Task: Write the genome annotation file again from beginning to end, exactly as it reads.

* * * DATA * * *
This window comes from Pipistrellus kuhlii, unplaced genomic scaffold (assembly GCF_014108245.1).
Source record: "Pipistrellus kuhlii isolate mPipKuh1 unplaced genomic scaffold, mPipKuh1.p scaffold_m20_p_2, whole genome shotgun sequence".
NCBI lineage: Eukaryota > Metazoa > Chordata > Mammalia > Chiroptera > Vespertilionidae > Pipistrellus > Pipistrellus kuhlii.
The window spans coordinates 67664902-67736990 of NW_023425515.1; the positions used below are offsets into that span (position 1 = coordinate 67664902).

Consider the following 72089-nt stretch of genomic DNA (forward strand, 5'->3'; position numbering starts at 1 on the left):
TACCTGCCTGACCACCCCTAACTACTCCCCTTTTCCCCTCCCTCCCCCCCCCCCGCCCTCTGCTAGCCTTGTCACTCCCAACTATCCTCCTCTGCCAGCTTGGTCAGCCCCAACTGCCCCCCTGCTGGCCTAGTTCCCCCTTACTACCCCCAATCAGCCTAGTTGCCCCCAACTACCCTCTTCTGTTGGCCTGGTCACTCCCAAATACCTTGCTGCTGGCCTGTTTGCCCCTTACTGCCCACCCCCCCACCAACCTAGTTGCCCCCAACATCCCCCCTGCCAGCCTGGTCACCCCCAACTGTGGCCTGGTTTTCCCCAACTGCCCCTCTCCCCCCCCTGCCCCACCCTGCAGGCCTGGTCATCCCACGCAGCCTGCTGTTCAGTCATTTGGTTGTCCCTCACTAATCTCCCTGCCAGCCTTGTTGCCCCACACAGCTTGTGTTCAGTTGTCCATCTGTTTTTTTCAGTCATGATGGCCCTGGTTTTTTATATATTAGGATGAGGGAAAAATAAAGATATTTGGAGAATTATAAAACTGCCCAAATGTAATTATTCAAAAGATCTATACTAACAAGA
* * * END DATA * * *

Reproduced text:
This window comes from Pipistrellus kuhlii, unplaced genomic scaffold (assembly GCF_014108245.1).
Source record: "Pipistrellus kuhlii isolate mPipKuh1 unplaced genomic scaffold, mPipKuh1.p scaffold_m20_p_2, whole genome shotgun sequence".
NCBI lineage: Eukaryota > Metazoa > Chordata > Mammalia > Chiroptera > Vespertilionidae > Pipistrellus > Pipistrellus kuhlii.
The window spans coordinates 67664902-67736990 of NW_023425515.1; the positions used below are offsets into that span (position 1 = coordinate 67664902).

Consider the following 72089-nt stretch of genomic DNA (forward strand, 5'->3'; position numbering starts at 1 on the left):
TACCTGCCTGACCACCCCTAACTACTCCCCTTTTCCCCTCCCTCCCCCCCCCCCGCCCTCTGCTAGCCTTGTCACTCCCAACTATCCTCCTCTGCCAGCTTGGTCAGCCCCAACTGCCCCCCTGCTGGCCTAGTTCCCCCTTACTACCCCCAATCAGCCTAGTTGCCCCCAACTACCCTCTTCTGTTGGCCTGGTCACTCCCAAATACCTTGCTGCTGGCCTGTTTGCCCCTTACTGCCCACCCCCCCACCAACCTAGTTGCCCCCAACATCCCCCCTGCCAGCCTGGTCACCCCCAACTGTGGCCTGGTTTTCCCCAACTGCCCCTCTCCCCCCCCTGCCCCACCCTGCAGGCCTGGTCATCCCACGCAGCCTGCTGTTCAGTCATTTGGTTGTCCCTCACTAATCTCCCTGCCAGCCTTGTTGCCCCACACAGCTTGTGTTCAGTTGTCCATCTGTTTTTTTCAGTCATGATGGCCCTGGTTTTTTATATATTAGGATGAGGGAAAAATAAAGATATTTGGAGAATTATAAAACTGCCCAAATGTAATTATTCAAAAGATCTATACTAACAAGA